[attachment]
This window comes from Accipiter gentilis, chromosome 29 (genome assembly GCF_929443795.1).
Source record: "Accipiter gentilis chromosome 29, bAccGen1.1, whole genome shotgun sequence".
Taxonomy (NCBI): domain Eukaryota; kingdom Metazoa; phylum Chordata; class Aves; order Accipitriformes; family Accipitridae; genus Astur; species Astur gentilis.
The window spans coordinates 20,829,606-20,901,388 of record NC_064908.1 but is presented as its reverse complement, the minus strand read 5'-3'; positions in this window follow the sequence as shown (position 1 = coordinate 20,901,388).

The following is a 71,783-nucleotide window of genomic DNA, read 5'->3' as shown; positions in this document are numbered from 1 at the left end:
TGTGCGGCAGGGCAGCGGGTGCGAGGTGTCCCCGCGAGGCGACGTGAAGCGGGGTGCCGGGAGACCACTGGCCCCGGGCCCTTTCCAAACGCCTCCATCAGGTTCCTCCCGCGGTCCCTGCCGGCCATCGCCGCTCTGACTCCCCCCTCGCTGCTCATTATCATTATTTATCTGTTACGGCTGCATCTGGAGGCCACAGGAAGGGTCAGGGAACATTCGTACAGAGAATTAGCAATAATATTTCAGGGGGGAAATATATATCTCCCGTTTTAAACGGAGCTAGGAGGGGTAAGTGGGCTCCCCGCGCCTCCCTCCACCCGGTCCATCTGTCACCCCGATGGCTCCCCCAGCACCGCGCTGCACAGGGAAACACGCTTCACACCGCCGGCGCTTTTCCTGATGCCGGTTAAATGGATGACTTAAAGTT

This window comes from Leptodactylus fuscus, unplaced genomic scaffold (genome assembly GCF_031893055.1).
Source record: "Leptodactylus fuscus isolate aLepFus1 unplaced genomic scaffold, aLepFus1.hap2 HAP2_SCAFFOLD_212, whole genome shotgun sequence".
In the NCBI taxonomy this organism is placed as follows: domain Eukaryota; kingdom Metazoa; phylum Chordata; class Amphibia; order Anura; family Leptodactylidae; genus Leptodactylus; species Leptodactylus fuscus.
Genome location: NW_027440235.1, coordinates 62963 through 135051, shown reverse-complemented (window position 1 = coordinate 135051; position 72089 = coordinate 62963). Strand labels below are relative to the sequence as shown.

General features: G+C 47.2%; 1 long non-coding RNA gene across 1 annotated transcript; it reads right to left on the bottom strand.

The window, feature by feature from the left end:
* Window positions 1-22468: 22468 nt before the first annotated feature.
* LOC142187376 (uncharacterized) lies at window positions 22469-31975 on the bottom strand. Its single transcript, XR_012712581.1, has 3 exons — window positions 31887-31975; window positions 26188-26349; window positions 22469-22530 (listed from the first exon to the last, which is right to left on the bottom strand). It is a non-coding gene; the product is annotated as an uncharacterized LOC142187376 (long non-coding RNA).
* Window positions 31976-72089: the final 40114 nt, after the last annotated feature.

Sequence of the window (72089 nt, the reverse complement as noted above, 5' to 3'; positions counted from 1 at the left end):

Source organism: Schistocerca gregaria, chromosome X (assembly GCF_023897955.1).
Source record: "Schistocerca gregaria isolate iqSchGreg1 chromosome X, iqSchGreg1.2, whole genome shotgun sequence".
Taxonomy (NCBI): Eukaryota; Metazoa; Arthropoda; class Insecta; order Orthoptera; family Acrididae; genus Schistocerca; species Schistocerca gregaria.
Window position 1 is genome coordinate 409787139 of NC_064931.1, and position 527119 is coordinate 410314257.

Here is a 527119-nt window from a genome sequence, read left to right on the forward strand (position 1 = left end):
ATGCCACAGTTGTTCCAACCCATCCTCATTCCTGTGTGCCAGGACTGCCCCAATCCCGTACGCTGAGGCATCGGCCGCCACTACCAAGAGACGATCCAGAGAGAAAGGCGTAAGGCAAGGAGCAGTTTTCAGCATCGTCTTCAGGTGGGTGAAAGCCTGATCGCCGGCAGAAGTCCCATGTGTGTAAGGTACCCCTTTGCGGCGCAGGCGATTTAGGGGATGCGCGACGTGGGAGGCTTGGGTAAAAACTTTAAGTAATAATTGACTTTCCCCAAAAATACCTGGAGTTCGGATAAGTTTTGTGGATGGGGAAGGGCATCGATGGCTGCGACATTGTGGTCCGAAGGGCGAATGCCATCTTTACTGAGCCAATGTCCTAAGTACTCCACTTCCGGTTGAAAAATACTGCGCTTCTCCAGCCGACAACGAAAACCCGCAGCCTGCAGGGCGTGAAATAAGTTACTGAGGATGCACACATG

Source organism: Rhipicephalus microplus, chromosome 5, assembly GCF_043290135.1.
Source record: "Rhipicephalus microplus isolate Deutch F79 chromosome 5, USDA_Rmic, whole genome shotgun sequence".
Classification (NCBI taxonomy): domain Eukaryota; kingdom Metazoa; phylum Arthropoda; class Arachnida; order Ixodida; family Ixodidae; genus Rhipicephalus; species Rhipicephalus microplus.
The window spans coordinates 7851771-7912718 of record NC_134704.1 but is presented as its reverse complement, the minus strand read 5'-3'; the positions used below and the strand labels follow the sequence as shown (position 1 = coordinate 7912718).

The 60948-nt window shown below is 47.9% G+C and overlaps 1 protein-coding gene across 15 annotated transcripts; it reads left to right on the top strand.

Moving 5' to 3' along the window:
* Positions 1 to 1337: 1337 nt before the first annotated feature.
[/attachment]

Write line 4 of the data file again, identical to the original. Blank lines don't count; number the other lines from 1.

The window spans coordinates 20,829,606-20,901,388 of record NC_064908.1 but is presented as its reverse complement, the minus strand read 5'-3'; positions in this window follow the sequence as shown (position 1 = coordinate 20,901,388).